EU, ACP, IMO sign contract to support maritime administrations in Western and Central Africa
London, 18 March 2014/ IMO: The European Union is funding a €1.2 million grant contract, signed between the International Maritime Organisation (IMO), and the African, Caribbean and Pacific Group of States (ACP) to support training and capacity-building activities for maritime administrators.
The aim is to enhance flag State implementation and port State control in Western and Central Africa, with a view to upgrading the region’s maritime administrations and preparing its States for the mandatory IMO audit scheme.
IMO – the United Nations specialized agency with responsibility for the safety and security of shipping and the prevention of marine pollution by ships – will be executing the two-year programme, identifying the individual countries’ needs in terms of enhancing their capacity to carry out their flag State responsibilities.
There will also be a focus on port State control, such as training for ship inspectors, in order to support the functioning of the Memorandum of Understanding on Port State Control for West and Central African Region (Abuja MoU), which is an inter-governmental organization comprising the maritime administrations of countries abutting the Atlantic coast of Africa.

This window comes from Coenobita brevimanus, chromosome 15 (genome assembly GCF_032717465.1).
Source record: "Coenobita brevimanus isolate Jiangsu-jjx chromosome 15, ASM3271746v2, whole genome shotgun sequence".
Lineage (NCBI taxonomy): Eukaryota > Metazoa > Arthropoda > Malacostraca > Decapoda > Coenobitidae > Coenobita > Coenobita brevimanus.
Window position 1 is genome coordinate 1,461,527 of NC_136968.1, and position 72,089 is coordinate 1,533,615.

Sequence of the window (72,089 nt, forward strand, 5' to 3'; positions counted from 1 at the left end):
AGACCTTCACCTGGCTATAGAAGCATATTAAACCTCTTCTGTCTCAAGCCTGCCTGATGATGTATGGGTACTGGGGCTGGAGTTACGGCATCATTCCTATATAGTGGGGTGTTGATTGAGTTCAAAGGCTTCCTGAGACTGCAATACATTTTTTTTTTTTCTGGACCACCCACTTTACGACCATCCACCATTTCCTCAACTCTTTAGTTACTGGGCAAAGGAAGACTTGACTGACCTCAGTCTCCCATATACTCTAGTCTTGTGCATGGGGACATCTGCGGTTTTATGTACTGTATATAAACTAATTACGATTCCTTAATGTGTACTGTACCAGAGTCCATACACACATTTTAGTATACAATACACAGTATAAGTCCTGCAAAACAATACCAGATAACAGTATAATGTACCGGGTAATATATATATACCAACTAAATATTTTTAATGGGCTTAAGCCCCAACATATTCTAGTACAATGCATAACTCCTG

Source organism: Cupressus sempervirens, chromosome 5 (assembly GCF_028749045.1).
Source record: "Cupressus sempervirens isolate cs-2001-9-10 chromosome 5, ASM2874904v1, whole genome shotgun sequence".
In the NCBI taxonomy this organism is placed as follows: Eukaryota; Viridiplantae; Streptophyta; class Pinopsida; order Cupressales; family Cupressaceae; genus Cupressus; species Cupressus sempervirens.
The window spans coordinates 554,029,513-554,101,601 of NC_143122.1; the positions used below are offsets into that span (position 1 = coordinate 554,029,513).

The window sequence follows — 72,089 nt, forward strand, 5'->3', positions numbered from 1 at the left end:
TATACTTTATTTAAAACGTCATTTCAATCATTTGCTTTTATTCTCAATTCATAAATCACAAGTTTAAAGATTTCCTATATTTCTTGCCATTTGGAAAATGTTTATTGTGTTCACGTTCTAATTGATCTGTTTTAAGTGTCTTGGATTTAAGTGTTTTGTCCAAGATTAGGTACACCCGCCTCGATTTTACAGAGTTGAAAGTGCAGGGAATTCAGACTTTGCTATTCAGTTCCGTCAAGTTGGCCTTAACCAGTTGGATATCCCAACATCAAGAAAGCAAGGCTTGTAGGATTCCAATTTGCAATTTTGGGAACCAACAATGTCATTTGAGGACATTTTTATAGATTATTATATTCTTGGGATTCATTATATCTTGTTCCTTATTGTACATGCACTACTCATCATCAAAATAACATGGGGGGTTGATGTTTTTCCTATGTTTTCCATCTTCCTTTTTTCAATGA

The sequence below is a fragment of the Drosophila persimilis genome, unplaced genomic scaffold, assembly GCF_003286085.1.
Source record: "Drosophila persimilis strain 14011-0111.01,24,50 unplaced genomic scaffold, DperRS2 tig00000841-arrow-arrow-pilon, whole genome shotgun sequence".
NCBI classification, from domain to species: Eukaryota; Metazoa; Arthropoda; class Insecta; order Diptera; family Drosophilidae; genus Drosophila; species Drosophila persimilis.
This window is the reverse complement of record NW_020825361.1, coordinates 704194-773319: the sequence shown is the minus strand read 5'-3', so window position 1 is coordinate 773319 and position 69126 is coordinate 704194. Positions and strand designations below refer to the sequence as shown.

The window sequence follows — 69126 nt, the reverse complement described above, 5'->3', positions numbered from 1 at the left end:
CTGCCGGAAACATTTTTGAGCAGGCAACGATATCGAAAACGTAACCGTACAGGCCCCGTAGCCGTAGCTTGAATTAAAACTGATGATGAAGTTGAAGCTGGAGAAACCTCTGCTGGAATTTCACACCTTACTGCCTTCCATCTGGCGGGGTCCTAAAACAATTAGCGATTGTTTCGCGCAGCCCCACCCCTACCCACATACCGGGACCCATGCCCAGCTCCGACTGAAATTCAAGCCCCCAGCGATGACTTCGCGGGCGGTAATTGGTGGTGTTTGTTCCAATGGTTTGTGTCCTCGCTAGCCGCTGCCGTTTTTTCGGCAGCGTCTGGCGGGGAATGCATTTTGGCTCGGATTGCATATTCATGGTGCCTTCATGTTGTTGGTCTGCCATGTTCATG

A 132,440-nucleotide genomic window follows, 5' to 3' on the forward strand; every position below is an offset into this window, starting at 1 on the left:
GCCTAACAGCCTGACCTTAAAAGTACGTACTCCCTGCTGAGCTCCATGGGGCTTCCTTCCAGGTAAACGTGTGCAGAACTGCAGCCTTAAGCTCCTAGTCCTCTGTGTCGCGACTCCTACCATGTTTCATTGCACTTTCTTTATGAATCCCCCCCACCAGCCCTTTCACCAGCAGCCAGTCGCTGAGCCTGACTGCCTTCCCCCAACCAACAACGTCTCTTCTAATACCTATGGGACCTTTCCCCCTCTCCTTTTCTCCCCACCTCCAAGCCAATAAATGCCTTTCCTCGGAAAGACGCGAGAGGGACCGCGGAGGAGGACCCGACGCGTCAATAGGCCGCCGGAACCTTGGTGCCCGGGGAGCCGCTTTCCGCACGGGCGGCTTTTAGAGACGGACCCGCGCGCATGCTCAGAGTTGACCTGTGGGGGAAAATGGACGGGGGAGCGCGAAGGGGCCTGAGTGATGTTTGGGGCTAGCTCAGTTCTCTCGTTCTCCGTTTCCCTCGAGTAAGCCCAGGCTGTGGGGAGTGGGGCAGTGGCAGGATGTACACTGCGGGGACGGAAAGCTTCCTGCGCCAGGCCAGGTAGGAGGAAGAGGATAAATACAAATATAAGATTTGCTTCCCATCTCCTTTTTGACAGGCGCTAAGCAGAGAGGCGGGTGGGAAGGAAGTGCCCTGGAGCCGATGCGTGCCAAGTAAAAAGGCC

It is anticipated that the project will lead to the maritime Administrations being audited in accordance with the IMO Audit Scheme, which is expected to become mandatory in 2016 following the adoption and entry into force of amendments to the relevant IMO instruments. The focus of the capacity-building activities will be on compliance with the IMO Instruments Implementation Code (III Code), which provides the global standard to enable States to meet their obligations as flag, port and coastal States.
It is also expected that the projects will result in enhancing the effectiveness of the Abuja MoU on port State control.
The overall support programme for the maritime transport sector is intended to contribute towards Africa’s economic growth, connectivity and the promotion of regional integration, and will seek to complement other maritime transport programmes on the continent. Although it has a strong focus on Western and Central Africa, it may also be extended to other ACP regions.
The contract was signed on 10 March by IMO, the ACP Secretariat and the European Commission, with a start date for implementation on 15 March 2014. It reflects the joint EU-Africa Strategic Partnership adopted in Lisbon in December 2007, which calls for capacity-building in the fields of safety standards and regulations.
It is also in line with the African Union’s Maritime Charter and the 2050 Africa's Integrated Maritime Strategy (2050 AIM-Strategy) that was developed with the collaboration of IMO and formally adopted by the 22nd African Union Assembly of Heads of State and Government on 31 January 2014 in Addis Ababa, Ethiopia.
IMO – the International Maritime Organization – is the United Nations specialized agency with responsibility for the safety and security of shipping and the prevention of marine pollution by ships.
Web site: www.imo.org